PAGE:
So, to update: The FDA and CDC are paid for by the industries they are meant to regulate. The American Medical Association used to be paid for by Tobacco, now it is paid for by 'big pharma' and 'big agra'. Doctors (and scientists) are trained in science and medicine, but NOT nutrition. All products that come from pharmalogical companies are drugs, and therefore have side effects, including vaccines. The companies that make our genetically modified foods (seeds) are chemical companies, not agricultural. The truth is, the way we eat is causing our bodies to be less able to fight diseases. The food we eat is not nutritious, so how can our bodies function properly?

    Since we have concluded that booster shots for Pertussis will not always work in every situation, the only logical next step is to focus on the nutrition of the average american in addition to the boosters. With stronger immune systems, and stronger bodily processes, our bodies can fight any disease. I will probably not get the pertussis booster as there are bad reactions and I just can't take the chance before breastfeeding. Most likely I will live 'in a bubble' as some of you put it, while the baby is too young to be immunized. If Dr. Gerson's therapies of eating raw, organic foods can cure cancer, then there is no reason it cannot cure other diseases. If you are interested in anything I've listed here, you are welcome to research. If, however, you want to dispute any of these things, you'd better have already done your research.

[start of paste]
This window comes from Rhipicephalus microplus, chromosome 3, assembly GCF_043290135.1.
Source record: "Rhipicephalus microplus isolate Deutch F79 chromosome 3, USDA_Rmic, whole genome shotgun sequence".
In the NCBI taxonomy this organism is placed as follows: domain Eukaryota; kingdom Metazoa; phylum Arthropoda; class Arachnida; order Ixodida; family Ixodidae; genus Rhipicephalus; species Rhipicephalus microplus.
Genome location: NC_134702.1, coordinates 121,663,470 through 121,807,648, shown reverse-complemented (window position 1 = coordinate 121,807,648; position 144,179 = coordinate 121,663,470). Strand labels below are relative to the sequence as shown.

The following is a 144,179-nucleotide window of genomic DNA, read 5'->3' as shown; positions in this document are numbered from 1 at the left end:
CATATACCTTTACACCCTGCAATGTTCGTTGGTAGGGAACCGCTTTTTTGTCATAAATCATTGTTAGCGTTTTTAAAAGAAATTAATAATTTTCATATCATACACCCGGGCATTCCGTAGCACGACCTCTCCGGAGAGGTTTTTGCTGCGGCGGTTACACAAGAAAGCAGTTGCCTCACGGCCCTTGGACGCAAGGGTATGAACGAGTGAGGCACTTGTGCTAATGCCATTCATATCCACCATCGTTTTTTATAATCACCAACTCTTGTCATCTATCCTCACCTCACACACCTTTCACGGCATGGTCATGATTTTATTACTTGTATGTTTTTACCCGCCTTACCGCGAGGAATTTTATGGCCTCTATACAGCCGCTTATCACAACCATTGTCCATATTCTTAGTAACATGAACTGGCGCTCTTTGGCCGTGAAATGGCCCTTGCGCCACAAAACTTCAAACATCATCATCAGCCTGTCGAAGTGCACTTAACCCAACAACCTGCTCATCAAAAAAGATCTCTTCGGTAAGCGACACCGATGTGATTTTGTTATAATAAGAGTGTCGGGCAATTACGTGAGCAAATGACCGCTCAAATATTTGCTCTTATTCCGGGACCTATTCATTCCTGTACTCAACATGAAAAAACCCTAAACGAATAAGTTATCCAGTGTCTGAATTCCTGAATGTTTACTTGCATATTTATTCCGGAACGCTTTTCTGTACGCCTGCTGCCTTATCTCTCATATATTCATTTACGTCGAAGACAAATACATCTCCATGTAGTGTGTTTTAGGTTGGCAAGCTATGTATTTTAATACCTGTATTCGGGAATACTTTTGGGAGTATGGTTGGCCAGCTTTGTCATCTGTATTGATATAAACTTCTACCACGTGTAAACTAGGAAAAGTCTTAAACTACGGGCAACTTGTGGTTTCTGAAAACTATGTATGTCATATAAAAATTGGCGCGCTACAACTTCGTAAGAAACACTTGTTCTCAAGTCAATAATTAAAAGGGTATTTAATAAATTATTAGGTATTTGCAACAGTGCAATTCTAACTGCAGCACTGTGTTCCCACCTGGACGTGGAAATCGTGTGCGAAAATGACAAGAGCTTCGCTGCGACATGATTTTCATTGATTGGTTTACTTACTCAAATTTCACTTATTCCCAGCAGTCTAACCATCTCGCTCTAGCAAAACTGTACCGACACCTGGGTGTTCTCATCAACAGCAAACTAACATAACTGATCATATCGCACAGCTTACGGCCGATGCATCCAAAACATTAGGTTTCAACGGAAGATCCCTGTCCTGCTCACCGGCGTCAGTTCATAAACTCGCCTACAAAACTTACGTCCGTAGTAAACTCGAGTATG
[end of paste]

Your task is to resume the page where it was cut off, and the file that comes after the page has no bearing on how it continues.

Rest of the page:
October 24, 2010 at 14:13 | Report abuse | Reply
    • eeyore

      Poor Valerie. Delusional as ever.

      October 26, 2010 at 10:18 | Report abuse |
    • MomOf3LittleOnes

      Valerie, you truly are an idiot. My 5-week old is fighting Pertussis at this moment in the PICU and it is people like you that spread it to some innocent child by not getting the vaccination.

      August 20, 2013 at 17:12 | Report abuse |
  12. eeyore

    Valerie
    You can find Eeyore under the name of notation in most of these sections. And if she changes her name yet again, you can always spot her. She's always the one calling names, over and over, without providing any credible arguments. You can't really blame her, though. She lives in a trailer with her mother and 20+ cats, is overweight, and probably didn't have a good upbringing, so of course the brain can't function under those conditions very well. Every day she spends posting on CNN is another day she's not working on improving her situtation.

    October 24, 2010 at 13:58 | Report abuse |

    ------------